WRITTEN BY: JOHN COLE
On one of the biggest nights in the 2016 Presidential Cycle, with 11 states up for grabs for each party, United States Sen. Cory Booker of New Jersey spent his night at the Parkway Central Library in Center City.
Starting at 7:30 p.m. in a sold out auditorium, the Q&A between Sen. Booker and Tamala Edwards of 6ABC eventually opened up giving the audience a chance to ask questions.
The focus of the evening was on Sen. Booker’s book, United: Thoughts on Finding Common Ground and Advancing the Common Good, which was given to everybody in attendance as a part of his or her ticket. Though the focus of the evening was around the senator’s book, topics varied from the current race for the White House to the senator’s vegan diet, and concussions in football.
Sen. Booker stated that writing this book was “the hardest thing I’ve ever done in my life.” The dialogue between Edwards and Booker went in depth with specific serious details of the senator’s life, but there were several instances in which the crowd busted out in laughter.
Sen. Booker discussed his upbringing of being the first black family in his neighborhood to his experiences with people while being an elected official. A common topic of the night and what Sen. Booker preached was the call to love each other. He shared stories of a woman by the name of Ms. Virginia Jones, who was the President of the Tenants Association in which he lived at in Newark while on City Council and what a profound impact she had on his life.
Sen. Booker stated he wasn’t always “an angel” during heated political races, but told the audience his experiences of working with Democrats and Republicans alike to advance the common good and the importance of loving one another. Sen. Booker – a Hillary Clinton supporter – spoke about working on bills with Republican Senators Rand Paul and GOP Presidential candidate Ted Cruz.
With all eyes on the GOP candidate for the White House, Donald Trump, Sen. Booker stated how he’s “so offended at by what Donald Trump is saying.” Trump’s controversial campaign has led to opposition even within his own party, but Sen. Booker stated how he believes Trump would’ve never came to be without the gridlock from elected officials in D.C., including himself. Sen. Booker referenced a call to love Trump despite their political differences and stated, “Our differences matter, but our country matters more.” The crowd applauded in agreement. Tamala Edwards added the old quote, “hate the sin, love the sinner.”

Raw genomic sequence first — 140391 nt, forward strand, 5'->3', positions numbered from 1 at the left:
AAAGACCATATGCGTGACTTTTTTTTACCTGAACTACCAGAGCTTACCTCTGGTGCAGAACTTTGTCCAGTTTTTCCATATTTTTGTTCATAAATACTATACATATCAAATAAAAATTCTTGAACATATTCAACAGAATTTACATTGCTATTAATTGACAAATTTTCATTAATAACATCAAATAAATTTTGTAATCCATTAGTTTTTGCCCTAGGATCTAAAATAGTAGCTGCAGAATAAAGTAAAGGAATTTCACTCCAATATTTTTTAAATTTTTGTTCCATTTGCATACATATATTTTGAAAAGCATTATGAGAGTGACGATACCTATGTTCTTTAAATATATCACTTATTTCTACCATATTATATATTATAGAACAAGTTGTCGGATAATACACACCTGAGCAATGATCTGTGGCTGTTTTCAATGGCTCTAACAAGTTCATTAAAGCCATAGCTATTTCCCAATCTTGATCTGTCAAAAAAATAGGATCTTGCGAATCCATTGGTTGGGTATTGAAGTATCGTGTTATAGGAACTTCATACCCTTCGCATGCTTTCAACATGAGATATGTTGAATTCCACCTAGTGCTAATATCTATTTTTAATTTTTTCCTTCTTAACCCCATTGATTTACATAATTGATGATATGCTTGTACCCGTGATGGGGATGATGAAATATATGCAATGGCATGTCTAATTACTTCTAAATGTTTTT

A topic near and dear to Sen. Booker’s heart, mass incarceration, was also discussed at length. A question was asked from a Sen. Bernie Sanders supporter about Hillary Clinton’s past remarks and support of the Crime Bill passed during President Bill Clinton’s administration. Sen. Booker talked about Hillary Clinton seeking his ideas on criminal justice reform and how it was vital to keep fighting for criminal justice reform.
Sen. Booker was also asked about the vacant United States Supreme Court seat and stated he was “flattered” his name was mentioned in an article in The Philadelphia Inquirer, but would not be taking the seat if offered.
The last question from the audience was in regards to the current state of football and concussions. He was asked if he would let his son – if he had one – play the sport known to cause such a serious injury. Sen. Booker played tight-end for Stanford University and talked about how sports was so unifying. He said as of now, “I believe, yes I would.” However, he acknowledged it was a very difficult question to answer.
The forum ended with an emotional story from Sen. Booker about the murder of a boy he knew who had lived in the same tenant building in Newark while he was first elected mayor. He discussed how heartbroken he was over this and recalled storming out of the funeral and proceeding to City Hall to weep. He recalled Ms. Virginia Jones consoling him, who had her son murdered years before, and how her words, “stay faithful” has resonated with him since the occurrence.
The senator concluded the event by stating, “This nation ain’t done yet” followed by reciting the famous Langston Hughes poem, Let America be America Again.